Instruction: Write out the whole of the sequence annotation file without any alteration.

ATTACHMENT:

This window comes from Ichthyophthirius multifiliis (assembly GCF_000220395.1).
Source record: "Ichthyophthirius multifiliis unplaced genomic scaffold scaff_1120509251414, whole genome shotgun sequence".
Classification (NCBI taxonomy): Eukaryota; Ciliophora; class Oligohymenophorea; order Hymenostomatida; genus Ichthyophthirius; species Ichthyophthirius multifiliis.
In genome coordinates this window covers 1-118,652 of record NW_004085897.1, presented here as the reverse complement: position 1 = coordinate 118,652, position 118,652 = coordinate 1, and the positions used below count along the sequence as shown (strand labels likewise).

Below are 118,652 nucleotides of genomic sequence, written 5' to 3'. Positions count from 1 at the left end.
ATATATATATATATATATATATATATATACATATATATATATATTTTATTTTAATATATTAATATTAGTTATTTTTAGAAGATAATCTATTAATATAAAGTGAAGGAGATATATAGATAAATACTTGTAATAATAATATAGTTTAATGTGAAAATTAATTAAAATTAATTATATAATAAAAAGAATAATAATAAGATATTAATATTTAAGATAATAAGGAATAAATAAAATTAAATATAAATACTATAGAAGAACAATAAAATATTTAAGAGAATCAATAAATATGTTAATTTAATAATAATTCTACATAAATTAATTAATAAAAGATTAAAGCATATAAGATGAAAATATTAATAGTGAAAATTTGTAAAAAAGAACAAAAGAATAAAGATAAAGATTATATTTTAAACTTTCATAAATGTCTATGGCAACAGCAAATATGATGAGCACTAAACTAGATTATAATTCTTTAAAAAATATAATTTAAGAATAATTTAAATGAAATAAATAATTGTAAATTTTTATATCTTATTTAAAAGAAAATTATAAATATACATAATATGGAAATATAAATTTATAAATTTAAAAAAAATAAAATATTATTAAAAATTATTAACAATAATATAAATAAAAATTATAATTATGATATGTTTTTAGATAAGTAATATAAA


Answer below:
This window comes from Ichthyophthirius multifiliis (assembly GCF_000220395.1).
Source record: "Ichthyophthirius multifiliis unplaced genomic scaffold scaff_1120509251414, whole genome shotgun sequence".
Classification (NCBI taxonomy): Eukaryota; Ciliophora; class Oligohymenophorea; order Hymenostomatida; genus Ichthyophthirius; species Ichthyophthirius multifiliis.
In genome coordinates this window covers 1-118,652 of record NW_004085897.1, presented here as the reverse complement: position 1 = coordinate 118,652, position 118,652 = coordinate 1, and the positions used below count along the sequence as shown (strand labels likewise).

Below are 118,652 nucleotides of genomic sequence, written 5' to 3'. Positions count from 1 at the left end.
ATATATATATATATATATATATATATATACATATATATATATATTTTATTTTAATATATTAATATTAGTTATTTTTAGAAGATAATCTATTAATATAAAGTGAAGGAGATATATAGATAAATACTTGTAATAATAATATAGTTTAATGTGAAAATTAATTAAAATTAATTATATAATAAAAAGAATAATAATAAGATATTAATATTTAAGATAATAAGGAATAAATAAAATTAAATATAAATACTATAGAAGAACAATAAAATATTTAAGAGAATCAATAAATATGTTAATTTAATAATAATTCTACATAAATTAATTAATAAAAGATTAAAGCATATAAGATGAAAATATTAATAGTGAAAATTTGTAAAAAAGAACAAAAGAATAAAGATAAAGATTATATTTTAAACTTTCATAAATGTCTATGGCAACAGCAAATATGATGAGCACTAAACTAGATTATAATTCTTTAAAAAATATAATTTAAGAATAATTTAAATGAAATAAATAATTGTAAATTTTTATATCTTATTTAAAAGAAAATTATAAATATACATAATATGGAAATATAAATTTATAAATTTAAAAAAAATAAAATATTATTAAAAATTATTAACAATAATATAAATAAAAATTATAATTATGATATGTTTTTAGATAAGTAATATAAA